The idea that practicing behavioral analysts should collect and report reliability or interobserver compliance (IOA) in behavioral assessments is illustrated by the Behavior Analyst Certification Board`s (BACB) assertion that behavioral analysts are proficient in using “different methods of evaluating the results of measurement methods, such as.B. compliance between observers, accuracy and reliability” (BACB, 2005). In addition, Vollmer, Sloman and St. Peter Pipkin (2008) argue that the exclusion of these data significantly limits the interpretation of the effectiveness of a behaviour modification procedure. Therefore, the inclusion of reliability data for validity claims in any study that includes behavioural assessment should be the inclusion of reliability data (Friman, 2009). Given these considerations, it is not surprising that a recent review of journaled journals in Applied Behavior Analysis (JABA) from 1995 to 2005 (Mudford, Taylor & Martin, 2009) found that 100% of articles reporting continuously recorded dependent variables contained IOA calculations. These data, along with previously published reports on JABA`s reliability procedures (Kelly, 1977), indicate that the inclusion of IOA is in fact a trademark – if not a standard – of behavioural assessment. This is not a very strict agreement procedure, as a total number of 100% IOA could result from two observers recording totally different case observers of targeted responses under the same 15m observation. Observe 1 records three instances of the target response during the first 3 meters (one per minute) of its observation, two instances during minute 4 and misses all other instances for the remaining 12 m.

During the same hypothetical observation, Observer 2 missed all three instances during minutes 1 to 3, records one response instance at minute 4, but records four instances at minute 15. Although these are totally different events, the total number of IOA that results from them would still be 100%. Average number per interval: 1) Divide time into intervals, 2) Observers record the frequency of behaviors per interval, 3) calculate the concordance by interval (similar to the total number), 4) the interval IOA, 5) divide by n intervals (calculate the average) A method of improving the credibility of data comparing independent observations of two or more people of the same event. The IOA is calculated by diverging the number of agreements between independent observers by the total number of agreements plus disagreements. The coefficient is then multiplied by 100 to calculate the percentage (%) of compliance. Interval-based IOA algorithms evaluate the concordance between data based on the interval of two observers (including time samples). These measures consist of (a) Interval-by-Interval, b) Scored Interval and (c) intervalized IOA algorithms. After a brief overview of each interval-based algorithm, Table 2 summarizes the strengths of the three interval-based algorithms.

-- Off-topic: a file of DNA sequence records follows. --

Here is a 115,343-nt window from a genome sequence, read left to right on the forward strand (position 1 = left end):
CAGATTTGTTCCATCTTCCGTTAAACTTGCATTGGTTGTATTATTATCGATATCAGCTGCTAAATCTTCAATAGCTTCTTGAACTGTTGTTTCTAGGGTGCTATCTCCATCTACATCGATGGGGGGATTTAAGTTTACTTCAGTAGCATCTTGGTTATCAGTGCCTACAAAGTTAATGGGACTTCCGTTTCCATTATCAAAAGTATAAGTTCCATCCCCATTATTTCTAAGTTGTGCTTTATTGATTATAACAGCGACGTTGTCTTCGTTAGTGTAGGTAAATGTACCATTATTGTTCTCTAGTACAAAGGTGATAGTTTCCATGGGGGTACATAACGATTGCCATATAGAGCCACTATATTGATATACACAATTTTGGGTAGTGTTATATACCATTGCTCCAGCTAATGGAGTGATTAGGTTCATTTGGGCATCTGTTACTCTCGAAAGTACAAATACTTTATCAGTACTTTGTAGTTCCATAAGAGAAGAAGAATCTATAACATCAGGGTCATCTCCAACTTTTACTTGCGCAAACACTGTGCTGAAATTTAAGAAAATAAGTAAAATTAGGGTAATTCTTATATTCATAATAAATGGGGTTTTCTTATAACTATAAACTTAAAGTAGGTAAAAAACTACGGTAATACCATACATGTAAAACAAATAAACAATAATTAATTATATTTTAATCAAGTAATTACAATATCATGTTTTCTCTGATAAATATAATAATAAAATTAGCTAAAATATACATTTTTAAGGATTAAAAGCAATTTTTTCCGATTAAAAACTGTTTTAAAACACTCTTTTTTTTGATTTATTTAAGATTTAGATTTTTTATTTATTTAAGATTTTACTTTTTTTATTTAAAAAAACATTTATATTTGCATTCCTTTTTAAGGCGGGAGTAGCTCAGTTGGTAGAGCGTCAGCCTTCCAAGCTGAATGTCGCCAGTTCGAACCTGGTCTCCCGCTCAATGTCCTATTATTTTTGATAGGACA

Consider as a common example of interval-based IOA the hypothetical data stream described in Figure 2, in which two independent observers record the occurrence and absence of a target response at seven consecutive intervals. In the first and seventh intervals, observers disagree on the event. However, both observers agree that no response has been given to the second, third and fourth intervals. Finally, the two observers also agree that at least one reaction occurred during the fifth and sixth intervals. . . .

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